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East Africa fights historic locust outbreak during planting season, COVID-19

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East Africa fights historic locust outbreak during planting season, COVID-19


Parts of E Africa warned of a bigger locust invasion during peak June-July harvest

COVID-19 hinders aerial spraying, delays movement of pesticides

Crop loss in E Africa can result in strong import demand for staples

New Delhi — East Africa is grappling with the worst locust outbreak in decades, and as the region enters its main cropping season, concerns of crop loss and worsening food security are becoming a reality.

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Not only are the region's governments facing the possibility of having to import staples as their purchasing power diminish, but their efforts to eradicate these pests are challenged by the COVID-19 pandemic.

The outbreak of second generation locusts in East Africa coincided with the peak planting season of the major bread baskets of the region -- March to May -- also their most important rainfall period.

The locust invasion during this period has raised concerns of significant crop damage and threatened the region's already precarious food security situation, the United Nation's Food and Agriculture Organization said in a report. "The current situation in East Africa remains extremely alarming."

To make matters worse, some parts of East Africa have also been warned of another, even bigger wave of locusts invading over June-July, the peak season for crop harvest, according to the FAO report.

For most of East Africa, weather forecasts have indicated higher than usual rainfall, along with warmer temperatures, creating a conducive environment for the breeding of locusts.

Desert locusts are considered the most dangerous species of migratory pests in the world, the FAO said in its report.

In the six East African countries hardest hit or at risk of ravaging locusts -- Ethiopia, Kenya, Somalia, South Sudan, Uganda and the United Republic of Tanzania -- around 20 million people are already experiencing food insecurity, the FAO said.


Restrictions imposed by many countries to contain the COVID-19 outbreak are creating challenges for the eradication of these pests, the FAO said.

Travel restrictions have hampered the import of pesticides and potential skills or experts, according to Pertunia Setumo, an agricultural economist at FNB Agribusiness, a South Africa-based financial institution. Aerial spraying of fertilizers and pesticides, the most potent method of fighting the locusts, has also been interrupted by COVID-19 restrictions.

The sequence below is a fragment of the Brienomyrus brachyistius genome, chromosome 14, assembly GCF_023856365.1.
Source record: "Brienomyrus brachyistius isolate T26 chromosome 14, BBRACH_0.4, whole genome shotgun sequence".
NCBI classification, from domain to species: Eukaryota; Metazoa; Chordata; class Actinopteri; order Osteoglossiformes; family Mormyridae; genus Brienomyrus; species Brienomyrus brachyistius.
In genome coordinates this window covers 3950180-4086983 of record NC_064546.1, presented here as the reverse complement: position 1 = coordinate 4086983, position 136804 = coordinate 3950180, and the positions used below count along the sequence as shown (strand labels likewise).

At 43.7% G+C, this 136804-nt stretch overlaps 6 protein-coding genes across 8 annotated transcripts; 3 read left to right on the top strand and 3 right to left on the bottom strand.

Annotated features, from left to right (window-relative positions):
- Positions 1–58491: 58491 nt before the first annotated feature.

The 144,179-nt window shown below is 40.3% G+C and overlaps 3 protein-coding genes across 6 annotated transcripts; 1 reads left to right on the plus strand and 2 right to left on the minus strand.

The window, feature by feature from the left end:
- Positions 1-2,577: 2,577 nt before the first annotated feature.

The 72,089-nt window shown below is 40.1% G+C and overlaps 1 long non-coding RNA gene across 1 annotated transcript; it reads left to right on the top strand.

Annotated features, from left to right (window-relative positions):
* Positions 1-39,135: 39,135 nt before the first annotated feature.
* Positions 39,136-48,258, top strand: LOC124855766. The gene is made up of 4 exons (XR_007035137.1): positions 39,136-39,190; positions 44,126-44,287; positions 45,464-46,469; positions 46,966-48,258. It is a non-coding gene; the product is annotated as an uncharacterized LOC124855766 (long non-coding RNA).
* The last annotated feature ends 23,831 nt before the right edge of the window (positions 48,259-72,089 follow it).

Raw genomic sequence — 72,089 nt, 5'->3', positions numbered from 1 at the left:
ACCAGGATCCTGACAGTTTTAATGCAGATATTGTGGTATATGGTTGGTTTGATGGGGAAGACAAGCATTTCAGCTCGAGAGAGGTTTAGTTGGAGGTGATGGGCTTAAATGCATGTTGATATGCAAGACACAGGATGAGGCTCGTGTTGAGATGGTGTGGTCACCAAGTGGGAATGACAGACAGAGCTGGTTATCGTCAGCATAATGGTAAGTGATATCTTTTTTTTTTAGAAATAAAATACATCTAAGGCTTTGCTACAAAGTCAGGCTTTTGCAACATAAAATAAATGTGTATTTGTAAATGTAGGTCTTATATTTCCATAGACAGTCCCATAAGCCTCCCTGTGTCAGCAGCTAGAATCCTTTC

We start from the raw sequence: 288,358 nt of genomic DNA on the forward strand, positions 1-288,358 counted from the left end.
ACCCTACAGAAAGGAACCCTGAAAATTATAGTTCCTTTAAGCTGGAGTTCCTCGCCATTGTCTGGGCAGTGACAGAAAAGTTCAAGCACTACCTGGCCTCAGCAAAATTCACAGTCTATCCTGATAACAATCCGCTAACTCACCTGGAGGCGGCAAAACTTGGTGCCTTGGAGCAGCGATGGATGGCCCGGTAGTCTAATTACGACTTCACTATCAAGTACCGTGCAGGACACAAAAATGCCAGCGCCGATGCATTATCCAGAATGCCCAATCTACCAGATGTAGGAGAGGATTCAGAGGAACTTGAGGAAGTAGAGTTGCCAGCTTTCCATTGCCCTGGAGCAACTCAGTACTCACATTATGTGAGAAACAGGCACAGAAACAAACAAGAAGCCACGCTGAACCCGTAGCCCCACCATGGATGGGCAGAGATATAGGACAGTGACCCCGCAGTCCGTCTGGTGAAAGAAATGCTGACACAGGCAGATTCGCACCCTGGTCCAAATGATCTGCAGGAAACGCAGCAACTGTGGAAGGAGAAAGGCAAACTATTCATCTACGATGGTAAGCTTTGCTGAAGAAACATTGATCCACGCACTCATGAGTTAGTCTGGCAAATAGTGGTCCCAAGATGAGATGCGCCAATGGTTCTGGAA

"COVID-19 is having an impact on the supply of pesticides as well as motorized sprayers," Cyril Ferrand, the FAO's Resilience team leader for East Africa said in the report.

The biggest challenge, according to FAO, is the delay in delivery of pesticides due to the substantial reduction in global air freight operations.

COVID-19 has been slow to reach Africa as compared with other parts of the world, but the pandemic has grown exponentially and is continuing to spread, according to the World Health Organization.

The pandemic has also resulted in the destruction of demand for key exports from the region, like cut flowers and tobacco, presenting yet another shock to the economy, Setumo added.

Kenya's main exports of cut flowers, fresh fruits, nuts, vegetables, tea and coffee is worth a total $1.86 billion, and Zambia has put restrictions on the export of staple grains such as corn to ensure sufficient domestic supply, she said. "Ethiopia is mostly dependent on international humanitarian support."


The crop loss in East Africa can result in a strong demand for imported staple grains such as wheat, rice and corn, Setumo said.

"With weakened financial capacity of the government, it could possibly mean there might not be enough funds to import sufficient volumes, increasing demand for international food aid," she said. East Africa's export earnings is also likely to take a hit from the crop loss.

Along with Kenya, Ethiopia is also a major exporter of coffee, tea, spices, vegetables and fruits, which is worth a total $1.18 billion. The loss in demand for these exports, along with the locust swarm, is a real threat to the country's gross domestic product, Setumo said, adding that commercial farmers in the region may be discouraged to cultivate for fear of potential losses.

"Accelerated food inflation can be expected due to expectations of low harvest size for essential crops," Setumo said.